Though the National Gallery’s much-anticipated Artemisia Gentileschi exhibition is currently on hold, Anna Banti's fictionalised biography, Artemisia, is engrossing and evocative reading. Two other books worthy of present attention are Derek Jarman’s Modern Nature and Chroma which, by focussing on small details, provide escapist reassurance at the persistent wonder of the natural world and the richness of human ingenuity. A successful campaign to save his Dungeness cottage rounded off at the beginning of April but the planned exhibition at the Garden Museum has been postponed. Responding to the closure of museums, galleries and exhibitions, Apollo has put together a Museums of the Mind newsletter, an eclectic and good-humoured round up of art writing from over the years. In podcasts, a stand out is Bow Down, presented by editor at large of frieze, Jennifer Higgie, in conversation with artists, writers and curators. Each 20 minute episode focuses on a female artist who deserves attention and is dense with insights. Thrillingly, a second series is on the way. Alternatively, to tune out and regain some perspective, tune into Longplayer, a thousand year-long composition that began on the last day of the last millennium and broadcasts from Trinity Buoy Wharf on the way to Woolwich.

If you’re in search of the more practical side of art during lockdown, Instagram can be useful. Livestream life drawing sessions are cropping up all over and given the absence of geographical constraints, you can take your pick of approach, cost (and sometimes where the money goes), medium and model. Of course it’s not the same, but neither are the challenges – embrace the novelty. You might also consider looking for guides on particular techniques. A great series of videos by @CrotchetCookey show step by step how to naturally dye wool and will get you experimenting with pigments from peels, spices and herbs – there's also marbling, ink handling, concrete pouring or Lino printing, techniques to explore. Elsewhere on the internet, the Whitechapel Gallery is posting videos from its Artists’ Film International season while the South London Gallery’s Bad Drawing Club and the Tate’s How To guides are good starting points for kids and adults to begin getting away from screens.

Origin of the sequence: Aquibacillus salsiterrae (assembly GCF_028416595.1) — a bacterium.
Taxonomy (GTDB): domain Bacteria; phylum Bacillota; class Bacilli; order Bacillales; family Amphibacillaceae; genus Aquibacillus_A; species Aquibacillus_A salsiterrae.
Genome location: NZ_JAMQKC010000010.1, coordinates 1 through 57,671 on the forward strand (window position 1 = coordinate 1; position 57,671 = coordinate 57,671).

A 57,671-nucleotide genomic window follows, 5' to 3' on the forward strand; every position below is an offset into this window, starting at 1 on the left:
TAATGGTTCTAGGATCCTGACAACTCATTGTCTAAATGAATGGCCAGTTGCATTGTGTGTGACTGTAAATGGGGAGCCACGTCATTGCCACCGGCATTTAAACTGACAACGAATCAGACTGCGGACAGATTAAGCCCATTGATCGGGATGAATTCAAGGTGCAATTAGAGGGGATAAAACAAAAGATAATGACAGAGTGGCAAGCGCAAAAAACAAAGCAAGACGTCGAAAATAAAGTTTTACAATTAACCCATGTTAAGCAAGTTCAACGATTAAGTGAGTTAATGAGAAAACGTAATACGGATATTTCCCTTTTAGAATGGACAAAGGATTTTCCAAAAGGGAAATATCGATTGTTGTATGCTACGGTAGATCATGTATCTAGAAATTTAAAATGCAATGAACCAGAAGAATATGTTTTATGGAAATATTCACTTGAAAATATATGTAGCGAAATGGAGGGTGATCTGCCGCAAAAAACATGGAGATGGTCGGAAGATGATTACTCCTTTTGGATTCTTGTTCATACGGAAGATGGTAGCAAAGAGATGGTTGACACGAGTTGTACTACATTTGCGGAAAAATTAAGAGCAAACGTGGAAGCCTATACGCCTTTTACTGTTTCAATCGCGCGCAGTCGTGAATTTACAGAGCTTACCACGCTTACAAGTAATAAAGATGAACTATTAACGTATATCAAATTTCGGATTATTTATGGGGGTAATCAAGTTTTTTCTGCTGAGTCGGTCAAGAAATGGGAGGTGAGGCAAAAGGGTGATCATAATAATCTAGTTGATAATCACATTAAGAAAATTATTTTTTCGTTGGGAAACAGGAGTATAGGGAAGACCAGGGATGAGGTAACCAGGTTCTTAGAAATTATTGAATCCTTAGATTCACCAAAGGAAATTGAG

A page from The Thousand and One Nights by Yasmine SealeFinally, spare a thought for the artists, students, curators, tutors and institutional staff who have been hit by the crisis. At their rawest, the arts can touch us with wonder and take us out of ourselves. They transport and nourish and are necessary to a fully flourishing life. Many of those who work in the arts take on multiple jobs to make ends meet while holding fast to the importance of their work. Seeking sanctuary in art or continuing to work when security and comfort are so provisionally accessible is possible for some, not all. Attention is rightly focussed on the tremendous efforts of those on the medical and practical frontline; but once lives are saved, they must also be worth living.